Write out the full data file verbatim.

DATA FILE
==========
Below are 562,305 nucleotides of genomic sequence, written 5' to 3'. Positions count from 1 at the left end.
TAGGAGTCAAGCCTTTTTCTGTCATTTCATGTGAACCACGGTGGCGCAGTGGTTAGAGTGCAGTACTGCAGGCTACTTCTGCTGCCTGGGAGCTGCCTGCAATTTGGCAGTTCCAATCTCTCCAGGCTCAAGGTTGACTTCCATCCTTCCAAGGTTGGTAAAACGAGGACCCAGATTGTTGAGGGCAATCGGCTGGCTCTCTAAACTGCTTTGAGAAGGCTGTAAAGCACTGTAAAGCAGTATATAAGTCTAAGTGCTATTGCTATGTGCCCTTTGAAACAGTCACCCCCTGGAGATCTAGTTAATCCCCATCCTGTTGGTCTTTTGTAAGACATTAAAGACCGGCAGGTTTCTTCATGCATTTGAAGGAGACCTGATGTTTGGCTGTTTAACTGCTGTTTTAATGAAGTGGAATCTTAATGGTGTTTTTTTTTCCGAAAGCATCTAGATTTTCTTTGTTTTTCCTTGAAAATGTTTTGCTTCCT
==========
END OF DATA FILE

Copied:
Below are 562,305 nucleotides of genomic sequence, written 5' to 3'. Positions count from 1 at the left end.
TAGGAGTCAAGCCTTTTTCTGTCATTTCATGTGAACCACGGTGGCGCAGTGGTTAGAGTGCAGTACTGCAGGCTACTTCTGCTGCCTGGGAGCTGCCTGCAATTTGGCAGTTCCAATCTCTCCAGGCTCAAGGTTGACTTCCATCCTTCCAAGGTTGGTAAAACGAGGACCCAGATTGTTGAGGGCAATCGGCTGGCTCTCTAAACTGCTTTGAGAAGGCTGTAAAGCACTGTAAAGCAGTATATAAGTCTAAGTGCTATTGCTATGTGCCCTTTGAAACAGTCACCCCCTGGAGATCTAGTTAATCCCCATCCTGTTGGTCTTTTGTAAGACATTAAAGACCGGCAGGTTTCTTCATGCATTTGAAGGAGACCTGATGTTTGGCTGTTTAACTGCTGTTTTAATGAAGTGGAATCTTAATGGTGTTTTTTTTTCCGAAAGCATCTAGATTTTCTTTGTTTTTCCTTGAAAATGTTTTGCTTCCT